Image courtesy of Seventh Generation
If the corporate responsibility (CR) movement has had one overriding success, it's that it's done a great job communicating the advantages business sustainability can bring to the environment and society at large. Even the most myopic executives know embedding CR in their corporate strategy is a boon to the environment, communities, employees, and other stakeholders. The problem is that too many companies are still wondering what's in it for them.According to a new study by the MIT Sloan Management Review and the Boston Consulting Group, over 70% of companies have yet to develop a clear business case for addressing sustainability. Despite measurable progress toward making CR standard business operating procedure, corporate sustainability is still too often seen as an altruistic endeavor. But what's equally certain, if a lot less understood, is that CR is also a potent profit driver and value creator for companies.
If your business hasn't yet seen the light, you need to see the evidence the Sustainability Institute has gathered. CR is a lot more than a good deed. It's something smart companies should undertake even if their primary focus is making a buck.
Why? Because this is not your father's economy. Fundamental changes are taking root, and success will soon depend on a corporation's resilience to resource scarcity, global climate change, evolving consumer expectations, and changing regulatory and investor requirements. In the new order, profitability will come from a company's ability to consistently innovate within these constraints, manage brand reputations as transparency escalates in today's information age, and meet the ever increasing expectations of corporate citizenship. Businesses that fail to adopt CR will fail to address these challenges and ultimately fail to thrive. The handwriting is on the boardroom wall:
- A 2009 GMA/Deloitte Green Shopper Study discovered sustainability considerations now either drive or influence the buying decisions of more than half of all shoppers.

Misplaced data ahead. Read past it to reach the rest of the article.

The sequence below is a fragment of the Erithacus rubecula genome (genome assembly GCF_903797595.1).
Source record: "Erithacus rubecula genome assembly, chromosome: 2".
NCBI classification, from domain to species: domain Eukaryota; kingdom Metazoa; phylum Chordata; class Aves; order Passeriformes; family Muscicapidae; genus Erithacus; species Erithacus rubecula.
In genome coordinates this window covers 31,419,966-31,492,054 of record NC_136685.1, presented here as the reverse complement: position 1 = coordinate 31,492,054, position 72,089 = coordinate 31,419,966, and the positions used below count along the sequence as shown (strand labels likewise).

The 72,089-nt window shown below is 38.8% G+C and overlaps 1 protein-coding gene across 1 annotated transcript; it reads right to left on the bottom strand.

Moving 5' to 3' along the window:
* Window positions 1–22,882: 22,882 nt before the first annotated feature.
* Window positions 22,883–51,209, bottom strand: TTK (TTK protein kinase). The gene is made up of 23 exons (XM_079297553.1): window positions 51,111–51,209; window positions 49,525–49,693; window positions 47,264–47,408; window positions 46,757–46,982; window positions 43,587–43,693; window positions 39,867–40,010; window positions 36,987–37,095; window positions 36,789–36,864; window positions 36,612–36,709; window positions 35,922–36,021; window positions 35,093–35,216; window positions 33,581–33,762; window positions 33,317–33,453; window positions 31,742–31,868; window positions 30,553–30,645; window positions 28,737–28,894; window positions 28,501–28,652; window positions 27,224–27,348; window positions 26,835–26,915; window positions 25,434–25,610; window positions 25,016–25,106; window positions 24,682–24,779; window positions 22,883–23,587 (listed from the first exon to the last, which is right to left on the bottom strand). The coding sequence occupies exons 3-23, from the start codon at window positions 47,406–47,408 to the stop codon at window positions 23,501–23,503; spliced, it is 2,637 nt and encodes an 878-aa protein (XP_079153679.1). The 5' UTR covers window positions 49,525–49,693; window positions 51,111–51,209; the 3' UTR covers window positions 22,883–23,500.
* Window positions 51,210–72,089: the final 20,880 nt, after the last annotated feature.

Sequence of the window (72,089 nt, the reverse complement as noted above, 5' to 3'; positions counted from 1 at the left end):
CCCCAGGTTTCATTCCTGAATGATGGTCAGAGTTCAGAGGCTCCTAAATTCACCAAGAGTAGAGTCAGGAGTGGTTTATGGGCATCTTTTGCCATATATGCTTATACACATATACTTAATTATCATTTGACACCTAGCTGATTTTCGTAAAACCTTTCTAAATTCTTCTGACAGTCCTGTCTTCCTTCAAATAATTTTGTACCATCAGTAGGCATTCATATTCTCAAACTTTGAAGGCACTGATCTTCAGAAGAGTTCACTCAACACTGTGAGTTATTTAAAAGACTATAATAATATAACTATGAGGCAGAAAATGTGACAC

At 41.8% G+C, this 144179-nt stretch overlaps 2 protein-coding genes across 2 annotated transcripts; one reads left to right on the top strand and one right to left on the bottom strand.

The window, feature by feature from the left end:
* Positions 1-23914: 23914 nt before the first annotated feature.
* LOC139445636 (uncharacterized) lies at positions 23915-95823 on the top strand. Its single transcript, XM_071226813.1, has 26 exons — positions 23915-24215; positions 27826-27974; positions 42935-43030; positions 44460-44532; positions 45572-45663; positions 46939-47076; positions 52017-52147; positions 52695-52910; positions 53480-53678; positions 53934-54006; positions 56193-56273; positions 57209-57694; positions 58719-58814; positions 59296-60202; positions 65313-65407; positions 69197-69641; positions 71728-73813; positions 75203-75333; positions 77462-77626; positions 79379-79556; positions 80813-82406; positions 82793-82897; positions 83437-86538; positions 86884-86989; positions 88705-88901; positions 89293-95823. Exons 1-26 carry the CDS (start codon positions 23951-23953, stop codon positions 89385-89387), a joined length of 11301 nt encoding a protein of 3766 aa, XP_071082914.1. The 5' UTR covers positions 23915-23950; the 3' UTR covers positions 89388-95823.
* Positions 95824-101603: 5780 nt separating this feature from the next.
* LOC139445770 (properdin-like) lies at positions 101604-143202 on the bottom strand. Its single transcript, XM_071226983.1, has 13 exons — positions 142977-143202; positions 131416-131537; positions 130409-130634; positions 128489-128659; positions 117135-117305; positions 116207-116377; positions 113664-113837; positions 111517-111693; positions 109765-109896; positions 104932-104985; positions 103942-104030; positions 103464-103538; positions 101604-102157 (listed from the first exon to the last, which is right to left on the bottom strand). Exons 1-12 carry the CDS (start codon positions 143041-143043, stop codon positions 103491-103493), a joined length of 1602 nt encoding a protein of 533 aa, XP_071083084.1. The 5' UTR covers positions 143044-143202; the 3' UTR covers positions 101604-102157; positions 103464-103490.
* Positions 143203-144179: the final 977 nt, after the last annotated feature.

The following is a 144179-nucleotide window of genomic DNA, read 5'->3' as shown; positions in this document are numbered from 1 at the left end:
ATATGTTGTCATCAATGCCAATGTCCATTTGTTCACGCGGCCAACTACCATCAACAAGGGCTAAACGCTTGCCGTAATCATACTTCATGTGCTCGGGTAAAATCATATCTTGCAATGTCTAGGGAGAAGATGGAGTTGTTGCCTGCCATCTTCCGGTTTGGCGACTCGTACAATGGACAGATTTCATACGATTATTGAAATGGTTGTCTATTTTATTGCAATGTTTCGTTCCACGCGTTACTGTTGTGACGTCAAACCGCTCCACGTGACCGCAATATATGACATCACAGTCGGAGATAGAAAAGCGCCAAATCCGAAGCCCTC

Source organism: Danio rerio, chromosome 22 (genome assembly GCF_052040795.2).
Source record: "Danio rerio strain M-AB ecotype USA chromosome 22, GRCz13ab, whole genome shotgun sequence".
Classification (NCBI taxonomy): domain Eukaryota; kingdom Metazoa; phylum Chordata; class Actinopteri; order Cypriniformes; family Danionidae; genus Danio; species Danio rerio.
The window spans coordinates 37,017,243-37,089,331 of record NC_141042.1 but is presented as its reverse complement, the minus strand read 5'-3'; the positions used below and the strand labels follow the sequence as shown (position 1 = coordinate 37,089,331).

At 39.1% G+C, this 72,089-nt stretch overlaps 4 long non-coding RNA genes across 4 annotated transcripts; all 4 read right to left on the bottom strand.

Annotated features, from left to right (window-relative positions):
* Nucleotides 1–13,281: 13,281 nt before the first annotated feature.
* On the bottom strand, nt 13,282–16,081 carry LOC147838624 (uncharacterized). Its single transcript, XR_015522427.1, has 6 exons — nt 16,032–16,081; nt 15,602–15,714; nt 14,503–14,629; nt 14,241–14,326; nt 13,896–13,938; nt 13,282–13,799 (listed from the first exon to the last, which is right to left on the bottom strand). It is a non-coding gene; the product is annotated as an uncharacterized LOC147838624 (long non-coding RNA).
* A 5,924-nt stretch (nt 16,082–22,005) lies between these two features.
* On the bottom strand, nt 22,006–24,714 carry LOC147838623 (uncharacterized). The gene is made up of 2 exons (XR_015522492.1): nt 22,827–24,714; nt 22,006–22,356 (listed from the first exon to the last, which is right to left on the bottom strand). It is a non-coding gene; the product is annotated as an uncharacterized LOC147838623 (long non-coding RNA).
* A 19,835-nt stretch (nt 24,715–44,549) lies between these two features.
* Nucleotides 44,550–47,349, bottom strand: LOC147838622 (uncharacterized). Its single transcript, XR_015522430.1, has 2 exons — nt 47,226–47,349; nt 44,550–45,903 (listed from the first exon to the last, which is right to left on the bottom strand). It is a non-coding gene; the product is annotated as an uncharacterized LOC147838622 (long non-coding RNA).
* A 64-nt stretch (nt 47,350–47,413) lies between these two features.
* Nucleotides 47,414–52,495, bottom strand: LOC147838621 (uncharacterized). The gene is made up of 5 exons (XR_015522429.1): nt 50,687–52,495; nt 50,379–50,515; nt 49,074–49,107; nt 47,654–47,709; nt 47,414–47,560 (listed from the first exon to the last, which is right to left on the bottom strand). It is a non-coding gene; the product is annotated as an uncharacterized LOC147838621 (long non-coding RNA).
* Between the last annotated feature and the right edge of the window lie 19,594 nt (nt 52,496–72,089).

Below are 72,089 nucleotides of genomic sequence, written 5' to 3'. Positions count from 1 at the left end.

- CalSTRS, the nation's second largest pension fund, with over $130 billion of assets, earlier this year stated its intention "to invest in well-managed companies that can address the physical risks of climate change and adapt to the changing regulatory and market realities of a carbon-constrained economy."
- An A.T. Kearney analysis finds that companies committed to sustainability practices achieved above-average financial market performance during the recent recession. In 16 of the 18 industries examined, companies recognized as sustainability-focused outperformed their peers.
- According to 2009 IRI data, sales of "green" household products grew 71% compared to 2.5% for traditional household products.
These are just a few snapshots of a revolution in progress. And there are many more where these came from in the Sustainability Institute Resource Center.
The Sustainability Institute is a joint effort of Seventh Generation and Kaplan Eduneering, offering an online learning program designed to teach the strategic integration of sustainability to thousands of businesses and their millions of employees. I encourage you to hear what it has to say.
Jeffrey Hollender is the co-author of the recently published book, The Responsibility Revolution. The Co-Founder and Executive Chairman of Seventh Generation, and a Co-Founder of the American Sustainable Business Council and the Sustainability Institute, Hollender also shares his insights at The Inspired Protagonist, a leading blog on corporate responsibility.
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